An Afternoon with the Media at the Paley Center

Mar 15, 2009 by Lisa Newton

As I’ve mentioned several times, I’m not a “greenhorn” to Southern California nor am I a native, so I was very excited when a friend of mine suggested that we visit The Museum of Television & Radio (MTR) in Beverly Hills. Its architect, Richard Meir, created a building that lives and breathes on one of the busiest streets in Beverly Hills, yet its beauty, and elegance is inherently mesmerizing, in more ways than one. Richard Meier, just happens to be the architect for the world renowned Getty Museum, also located here in Los Angeles.

Before I proceed any further into my photographic and written foray of this magnificent place, the first matter at hand is to give notice to everybody that the name of The Museum of Television & Radio was changed to The Paley Center for Media in 2007.

Simply put— The Paley Center for Media is probably one of the most advanced media centers, educational resources, current events, associated galleries, topical films, archives of television and radio programs, and cataloguer of over 100 years of media and society.

William Paley, was the founder of what became CBS and by the time he died in 1990 at the age of 89, he had remained at or near its helm for more than 60 years. He pioneered many of the practices that gave first radio and then television network broadcasting their distinctive shape and extraordinary reach.

CBS’s success was due to the quality of its programming which Paley was the innovator and advocate and his great passion was for what went over the air, which is at the heart of what the Paley Center is all about. By the way, they have 2 locations—one in Beverly Hills and the other in New York City.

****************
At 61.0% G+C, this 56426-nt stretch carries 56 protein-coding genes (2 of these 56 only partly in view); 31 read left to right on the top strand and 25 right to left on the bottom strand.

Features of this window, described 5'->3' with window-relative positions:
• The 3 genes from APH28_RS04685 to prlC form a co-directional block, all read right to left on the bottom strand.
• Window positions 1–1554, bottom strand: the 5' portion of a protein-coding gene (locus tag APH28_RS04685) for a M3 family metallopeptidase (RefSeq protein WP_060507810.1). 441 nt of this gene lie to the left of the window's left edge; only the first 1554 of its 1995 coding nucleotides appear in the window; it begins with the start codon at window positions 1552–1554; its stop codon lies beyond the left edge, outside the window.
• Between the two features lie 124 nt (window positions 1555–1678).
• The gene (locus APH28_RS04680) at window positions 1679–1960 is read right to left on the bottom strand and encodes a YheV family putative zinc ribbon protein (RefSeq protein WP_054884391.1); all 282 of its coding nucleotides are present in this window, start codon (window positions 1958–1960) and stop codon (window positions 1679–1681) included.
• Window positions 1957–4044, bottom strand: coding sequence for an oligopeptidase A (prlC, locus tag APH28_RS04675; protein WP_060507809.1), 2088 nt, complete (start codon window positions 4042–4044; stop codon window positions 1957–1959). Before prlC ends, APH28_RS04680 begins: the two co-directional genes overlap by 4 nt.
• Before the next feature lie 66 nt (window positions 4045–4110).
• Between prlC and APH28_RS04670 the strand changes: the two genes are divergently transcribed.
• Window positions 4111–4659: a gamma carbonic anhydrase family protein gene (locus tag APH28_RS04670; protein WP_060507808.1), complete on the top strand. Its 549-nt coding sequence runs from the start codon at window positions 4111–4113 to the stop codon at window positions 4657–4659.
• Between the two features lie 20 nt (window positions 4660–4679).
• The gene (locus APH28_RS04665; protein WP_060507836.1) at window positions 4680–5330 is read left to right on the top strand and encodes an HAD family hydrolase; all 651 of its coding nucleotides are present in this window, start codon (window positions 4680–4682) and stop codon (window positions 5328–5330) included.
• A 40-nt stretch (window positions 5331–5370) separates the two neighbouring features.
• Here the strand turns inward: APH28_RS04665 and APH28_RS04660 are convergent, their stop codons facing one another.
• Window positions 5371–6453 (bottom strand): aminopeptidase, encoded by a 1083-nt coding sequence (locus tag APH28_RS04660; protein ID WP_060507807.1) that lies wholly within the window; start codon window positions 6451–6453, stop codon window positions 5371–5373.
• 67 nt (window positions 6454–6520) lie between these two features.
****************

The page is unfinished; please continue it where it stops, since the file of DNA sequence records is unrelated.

At the heart of the Paley Center is an international collection of more than 140,000 programs covering almost 100 years of television and radio history, including news, public affairs programs and documentaries, performing arts programs, children’s programming, sports, comedy and variety shows, and commercial advertising. Programming from over seventy countries is represented in the collection. "Lost" radio and television programs recovered by The Paley Center for Media that are preserved in the collection include Super Bowl III, a Rat Pack benefit variety show, and James Dean performances.

All you have to do is:

1. Go to the Museum

2. Climb the stairs to their computer room where dozens of computers are loaded with their extensive database.

3. Put in your search words.

4. Choose 2 titles. (Yes, each time you choose, you’re limited to only two titles. Go figure!)

5. Take your choices to the librarian.

6. Wait a few minutes, get your data disc, and watch your choices. Each component of the search is also indexed for further exploration, and research. For example if during a search the producer or actor of a particular show was listed, you are able to find all relevant archived information that the Paley Center has for that as well.